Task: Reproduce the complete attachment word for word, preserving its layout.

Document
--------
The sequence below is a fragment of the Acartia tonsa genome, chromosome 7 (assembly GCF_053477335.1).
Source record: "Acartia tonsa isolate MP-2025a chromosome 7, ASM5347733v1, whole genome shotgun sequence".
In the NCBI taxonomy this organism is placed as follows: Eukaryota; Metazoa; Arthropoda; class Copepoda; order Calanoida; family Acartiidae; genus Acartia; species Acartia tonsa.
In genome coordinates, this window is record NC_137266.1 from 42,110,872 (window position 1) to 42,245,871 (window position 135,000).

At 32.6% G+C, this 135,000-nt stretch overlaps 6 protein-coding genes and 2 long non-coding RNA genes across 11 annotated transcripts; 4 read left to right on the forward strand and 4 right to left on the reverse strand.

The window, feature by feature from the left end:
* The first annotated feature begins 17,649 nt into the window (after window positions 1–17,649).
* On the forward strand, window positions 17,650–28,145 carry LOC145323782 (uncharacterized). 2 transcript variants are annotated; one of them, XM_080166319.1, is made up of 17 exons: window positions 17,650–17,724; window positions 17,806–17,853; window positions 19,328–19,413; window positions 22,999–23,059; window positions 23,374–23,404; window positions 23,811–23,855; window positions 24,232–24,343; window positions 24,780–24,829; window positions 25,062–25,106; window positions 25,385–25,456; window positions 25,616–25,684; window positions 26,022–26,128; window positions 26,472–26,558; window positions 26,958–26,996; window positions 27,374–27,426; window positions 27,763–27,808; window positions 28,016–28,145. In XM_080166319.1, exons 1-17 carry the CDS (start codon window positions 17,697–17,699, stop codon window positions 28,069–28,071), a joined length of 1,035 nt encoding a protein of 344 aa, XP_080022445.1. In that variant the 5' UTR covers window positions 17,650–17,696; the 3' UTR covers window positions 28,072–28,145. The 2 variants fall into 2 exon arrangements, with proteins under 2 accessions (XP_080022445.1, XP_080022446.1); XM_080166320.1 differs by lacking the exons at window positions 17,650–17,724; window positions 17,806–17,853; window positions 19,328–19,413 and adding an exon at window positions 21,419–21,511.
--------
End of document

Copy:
The sequence below is a fragment of the Acartia tonsa genome, chromosome 7 (assembly GCF_053477335.1).
Source record: "Acartia tonsa isolate MP-2025a chromosome 7, ASM5347733v1, whole genome shotgun sequence".
In the NCBI taxonomy this organism is placed as follows: Eukaryota; Metazoa; Arthropoda; class Copepoda; order Calanoida; family Acartiidae; genus Acartia; species Acartia tonsa.
In genome coordinates, this window is record NC_137266.1 from 42,110,872 (window position 1) to 42,245,871 (window position 135,000).

At 32.6% G+C, this 135,000-nt stretch overlaps 6 protein-coding genes and 2 long non-coding RNA genes across 11 annotated transcripts; 4 read left to right on the forward strand and 4 right to left on the reverse strand.

The window, feature by feature from the left end:
* The first annotated feature begins 17,649 nt into the window (after window positions 1–17,649).
* On the forward strand, window positions 17,650–28,145 carry LOC145323782 (uncharacterized). 2 transcript variants are annotated; one of them, XM_080166319.1, is made up of 17 exons: window positions 17,650–17,724; window positions 17,806–17,853; window positions 19,328–19,413; window positions 22,999–23,059; window positions 23,374–23,404; window positions 23,811–23,855; window positions 24,232–24,343; window positions 24,780–24,829; window positions 25,062–25,106; window positions 25,385–25,456; window positions 25,616–25,684; window positions 26,022–26,128; window positions 26,472–26,558; window positions 26,958–26,996; window positions 27,374–27,426; window positions 27,763–27,808; window positions 28,016–28,145. In XM_080166319.1, exons 1-17 carry the CDS (start codon window positions 17,697–17,699, stop codon window positions 28,069–28,071), a joined length of 1,035 nt encoding a protein of 344 aa, XP_080022445.1. In that variant the 5' UTR covers window positions 17,650–17,696; the 3' UTR covers window positions 28,072–28,145. The 2 variants fall into 2 exon arrangements, with proteins under 2 accessions (XP_080022445.1, XP_080022446.1); XM_080166320.1 differs by lacking the exons at window positions 17,650–17,724; window positions 17,806–17,853; window positions 19,328–19,413 and adding an exon at window positions 21,419–21,511.